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Revisiting the Age-Old Concepts on 'Acid-Peptic-Disorders'

Dr. Vijay Singh Chauhan, Dr. Naresh Khemani

A brief description of acid peptic disorders with ayurvedic herbs that give relief.

A brief description of acid peptic disorders with ayurvedic herbs that give relief. In ancient times, as the facilities did not exist to detect the exact location and presentation pattern of structure-functional disor- ders caused by excess acid secretion, the acid-peptic conditions were described under the titles of ‘Amla-pitta’, i.e., hyperacidity or chronic functional dyspepsia and the conditions where abdominal pain is predominant are termed as ‘Shoola’.

Functional Dyspepsia Vis-à-vis Amla Pitta

(Closely resembling to chronic dyspepsias and gastritis) This disease is claimed to be the result of vitamin of a vital humoral component ‘Pitta’ - which, in its normalcy, is responsible for physiologic enzymatic functions. Vitiated in G.I.T., Pitta produces ‘Amla-Pitta’ and is thrown out of body in the form of regurgitate reflexes and produces symptoms like nausea, excess thirst, vomiting, sour eructations, abdominal pain/discomfort, burning, severe indigestion, occasionally fever and some other systemic problems.

The treatment of ‘Amla-Pitta’ should comprise of the reduction of acidity and allevation of pain by correcting digestion/appetite, control of vomitings and improvement of general health.

Gastric and Duodenal Ulcers Vis-à-vis Annadrava and Parinama Shoolas

Acharya Susruta, the great Indian Surgeon 1000 years B.C has elaborately discussed about the external wounds and ulcers in the name of ‘Vrana’. His understanding on pathology (Vranoti iti varna’ Sanskrit = Discontinuity of the tissue) of ulcers more or less matches with the modern thinking, but in respect to the structural damage to mucosa in gastroduodenal ulcers he appears to have had no clear idea as he had no facilities to visualize or detect the ulcers in G.I.T. However, the chronic or subacute symptoms related to upper G.I.T were described by Susruta in a vague abdominal disease Gulma.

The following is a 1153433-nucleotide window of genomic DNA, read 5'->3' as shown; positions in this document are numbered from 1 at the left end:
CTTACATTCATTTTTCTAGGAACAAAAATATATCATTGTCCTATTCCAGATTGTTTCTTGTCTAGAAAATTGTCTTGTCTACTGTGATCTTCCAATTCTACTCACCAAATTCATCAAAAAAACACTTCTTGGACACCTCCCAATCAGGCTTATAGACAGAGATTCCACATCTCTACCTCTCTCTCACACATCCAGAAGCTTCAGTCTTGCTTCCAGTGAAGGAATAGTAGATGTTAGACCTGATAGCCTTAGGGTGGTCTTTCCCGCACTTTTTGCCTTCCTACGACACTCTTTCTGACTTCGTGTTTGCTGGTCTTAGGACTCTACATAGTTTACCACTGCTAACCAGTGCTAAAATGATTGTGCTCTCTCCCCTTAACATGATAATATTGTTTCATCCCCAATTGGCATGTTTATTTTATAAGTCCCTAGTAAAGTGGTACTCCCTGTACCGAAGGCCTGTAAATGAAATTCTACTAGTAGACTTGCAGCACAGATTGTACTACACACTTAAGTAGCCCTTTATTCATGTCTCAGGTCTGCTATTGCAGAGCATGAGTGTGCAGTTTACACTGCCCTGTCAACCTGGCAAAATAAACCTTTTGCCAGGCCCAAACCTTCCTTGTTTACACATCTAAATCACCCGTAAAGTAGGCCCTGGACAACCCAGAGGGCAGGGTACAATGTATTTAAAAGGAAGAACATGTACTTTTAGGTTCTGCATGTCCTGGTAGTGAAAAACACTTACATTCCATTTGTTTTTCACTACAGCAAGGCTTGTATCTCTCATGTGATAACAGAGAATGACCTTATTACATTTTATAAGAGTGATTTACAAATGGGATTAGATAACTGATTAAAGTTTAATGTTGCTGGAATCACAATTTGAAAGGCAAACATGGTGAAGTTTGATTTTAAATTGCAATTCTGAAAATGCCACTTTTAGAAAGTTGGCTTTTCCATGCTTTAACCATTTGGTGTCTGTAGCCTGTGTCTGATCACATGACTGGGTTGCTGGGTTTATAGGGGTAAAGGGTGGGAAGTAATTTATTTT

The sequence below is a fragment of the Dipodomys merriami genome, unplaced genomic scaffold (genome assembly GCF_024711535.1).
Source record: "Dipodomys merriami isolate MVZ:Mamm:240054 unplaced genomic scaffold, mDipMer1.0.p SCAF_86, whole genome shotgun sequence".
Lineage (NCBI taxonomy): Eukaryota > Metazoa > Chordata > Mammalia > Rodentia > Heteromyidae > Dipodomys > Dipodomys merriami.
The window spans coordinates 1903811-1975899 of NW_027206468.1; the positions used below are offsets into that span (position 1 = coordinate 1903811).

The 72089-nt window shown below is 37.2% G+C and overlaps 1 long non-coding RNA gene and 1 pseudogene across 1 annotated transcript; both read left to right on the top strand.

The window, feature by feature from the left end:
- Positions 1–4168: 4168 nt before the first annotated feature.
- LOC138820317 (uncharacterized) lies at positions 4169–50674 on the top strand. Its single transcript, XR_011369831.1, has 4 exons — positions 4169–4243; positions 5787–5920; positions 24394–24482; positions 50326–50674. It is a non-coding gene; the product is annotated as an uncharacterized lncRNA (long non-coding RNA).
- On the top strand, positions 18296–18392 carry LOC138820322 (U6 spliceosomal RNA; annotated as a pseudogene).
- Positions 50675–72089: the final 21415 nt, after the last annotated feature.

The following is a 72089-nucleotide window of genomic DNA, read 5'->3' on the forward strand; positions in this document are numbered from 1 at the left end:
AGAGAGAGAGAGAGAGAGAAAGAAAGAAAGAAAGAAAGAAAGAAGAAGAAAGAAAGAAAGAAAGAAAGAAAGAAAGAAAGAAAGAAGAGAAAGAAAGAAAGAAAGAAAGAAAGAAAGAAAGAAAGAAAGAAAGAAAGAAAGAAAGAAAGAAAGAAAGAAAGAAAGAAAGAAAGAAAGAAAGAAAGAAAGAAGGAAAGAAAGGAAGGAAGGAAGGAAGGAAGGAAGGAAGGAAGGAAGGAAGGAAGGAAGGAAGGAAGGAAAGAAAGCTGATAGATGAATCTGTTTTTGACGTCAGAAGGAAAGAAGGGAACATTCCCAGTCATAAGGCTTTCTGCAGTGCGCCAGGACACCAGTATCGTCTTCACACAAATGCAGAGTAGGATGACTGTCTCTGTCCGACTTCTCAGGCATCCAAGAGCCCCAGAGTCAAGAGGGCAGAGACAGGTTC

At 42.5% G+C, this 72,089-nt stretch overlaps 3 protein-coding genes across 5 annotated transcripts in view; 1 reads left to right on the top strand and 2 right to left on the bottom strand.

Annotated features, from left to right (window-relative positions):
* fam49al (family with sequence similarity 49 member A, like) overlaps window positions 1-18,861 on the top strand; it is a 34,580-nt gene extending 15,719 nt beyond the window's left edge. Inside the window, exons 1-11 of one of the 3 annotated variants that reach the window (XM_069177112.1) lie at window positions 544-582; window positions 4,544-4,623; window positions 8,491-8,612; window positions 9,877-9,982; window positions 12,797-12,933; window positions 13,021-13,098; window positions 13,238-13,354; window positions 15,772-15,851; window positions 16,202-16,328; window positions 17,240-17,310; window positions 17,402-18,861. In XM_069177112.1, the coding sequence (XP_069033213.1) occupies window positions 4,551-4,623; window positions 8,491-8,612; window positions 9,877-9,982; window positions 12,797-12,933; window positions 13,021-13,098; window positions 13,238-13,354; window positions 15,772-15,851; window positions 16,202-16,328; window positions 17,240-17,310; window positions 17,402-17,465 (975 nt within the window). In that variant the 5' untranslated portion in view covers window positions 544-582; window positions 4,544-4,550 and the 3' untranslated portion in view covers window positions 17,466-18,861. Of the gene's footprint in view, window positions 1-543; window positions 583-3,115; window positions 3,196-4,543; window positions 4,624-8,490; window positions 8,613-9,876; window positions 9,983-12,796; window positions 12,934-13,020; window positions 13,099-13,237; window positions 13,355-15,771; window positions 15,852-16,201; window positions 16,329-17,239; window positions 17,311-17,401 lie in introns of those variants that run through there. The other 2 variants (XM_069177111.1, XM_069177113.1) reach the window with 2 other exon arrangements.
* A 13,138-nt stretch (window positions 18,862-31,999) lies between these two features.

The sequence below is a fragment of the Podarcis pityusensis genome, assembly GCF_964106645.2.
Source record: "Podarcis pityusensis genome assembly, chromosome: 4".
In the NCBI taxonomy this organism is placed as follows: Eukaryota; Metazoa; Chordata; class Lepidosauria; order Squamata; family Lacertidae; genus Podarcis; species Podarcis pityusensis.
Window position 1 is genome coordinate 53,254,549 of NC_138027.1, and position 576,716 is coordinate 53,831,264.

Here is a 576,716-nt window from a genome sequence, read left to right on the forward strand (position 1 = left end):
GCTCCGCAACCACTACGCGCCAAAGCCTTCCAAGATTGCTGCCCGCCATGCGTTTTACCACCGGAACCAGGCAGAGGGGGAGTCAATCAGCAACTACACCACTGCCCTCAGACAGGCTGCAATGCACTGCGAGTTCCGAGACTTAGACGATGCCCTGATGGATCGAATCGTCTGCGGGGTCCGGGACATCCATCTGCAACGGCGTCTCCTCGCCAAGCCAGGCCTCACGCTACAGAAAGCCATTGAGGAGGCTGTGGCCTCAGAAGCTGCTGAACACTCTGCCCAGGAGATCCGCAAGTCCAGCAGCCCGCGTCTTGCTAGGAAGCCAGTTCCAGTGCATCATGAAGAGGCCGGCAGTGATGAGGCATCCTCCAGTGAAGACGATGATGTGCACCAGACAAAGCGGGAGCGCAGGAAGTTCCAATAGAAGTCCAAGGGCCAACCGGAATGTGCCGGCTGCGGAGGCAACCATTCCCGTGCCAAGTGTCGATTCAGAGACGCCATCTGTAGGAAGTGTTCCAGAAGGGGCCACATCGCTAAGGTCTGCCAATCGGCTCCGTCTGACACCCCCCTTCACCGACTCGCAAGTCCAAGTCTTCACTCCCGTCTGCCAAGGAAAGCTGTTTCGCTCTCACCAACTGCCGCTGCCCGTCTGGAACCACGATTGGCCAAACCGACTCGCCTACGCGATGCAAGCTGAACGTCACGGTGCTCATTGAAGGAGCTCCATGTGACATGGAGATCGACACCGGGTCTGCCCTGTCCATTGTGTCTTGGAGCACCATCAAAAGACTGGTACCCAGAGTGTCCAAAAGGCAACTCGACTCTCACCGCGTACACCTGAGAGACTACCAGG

The lucid description of gastric and duodenal ulcers in Ayurveda was first presented before the world in 8-900 A.D in ‘Madhav Nidan’ in the chapter of Shoola Nidana. The word ‘Shoola’ actually stands for throbbing, pricking or colicky pain which, in absence of facilities to detect the underlying cause, must have been given the status of an independent disease entity. Among the 8 types of Shoolas described in ‘Madhav Nidana’ the clinical features of Annadrava Shoola and Parinama Shoola clearly match with the symptoms of gastric and duodenal ulcer respectively.

Annadrava Shoola

The Annadrava Shoola (gastric ulcer) is said to result due to the intake of over spicy, sour, hot, oily and irritating food, consumption of alcohol, exposure to sun and over exertion. Anger and worry are also said to be responsible.

The typical abdominal pain, the onset of which occurs during the ingestion of meals or soon thereafter and that which is chronic in nature, which does not generally respond even to the prescribed dietetic regimen is ‘annadrava shoola’. It is so named because it occurs during the secretion of ‘Annadrava’.

The pain in chronic cases is persistent, unrelated to meals but sometimes subsides after a vomit. A patient of ‘Annadrava Shoola’ is said to get symptomatically relieved by emesis of surplus acid and in long term therapy, by the addition of mild laxatives concurrently. The patient should relinquish the hot and sour food till he is fully alright.

Parinama Shoola

The causative factors behind Parinama Shoola’ (duodenal ulcer) are claimed to be: over exertion, late night working i.e less sleep, extra dry/fat free or uncongruous dietetic recipes, habit to starve, irregular eating habit, severe injuries leading to stress, constant tension and worry, sorrow, over annoyance, frequent consumption of cold and stored food consumption and the fermented materials like alcohol.

The ‘Parinama Shoola’, as the name itself is self-explanatory, is that type of pain which occurs at the time of ‘Parinama’, i.e, after the digestion of 1st meal, or to say 2-3 hours after meals when the patient starts feeling hungry again. The relief from this pain is possible only with ingestion of some food which should be bland, non-spicy and non-irritant in nature. In case of ‘Parinama Shoola’, a physician is required to study the case history in detail. Then, while prescribing the acid neutralizing and healing recipes, he should also give necessary instructions in regard to the personal conduct such as regularizing food habits; intake of bland food and milk; reduction in alcohol consumption, timely work and sleep, avoidance of tensions and worries etc.

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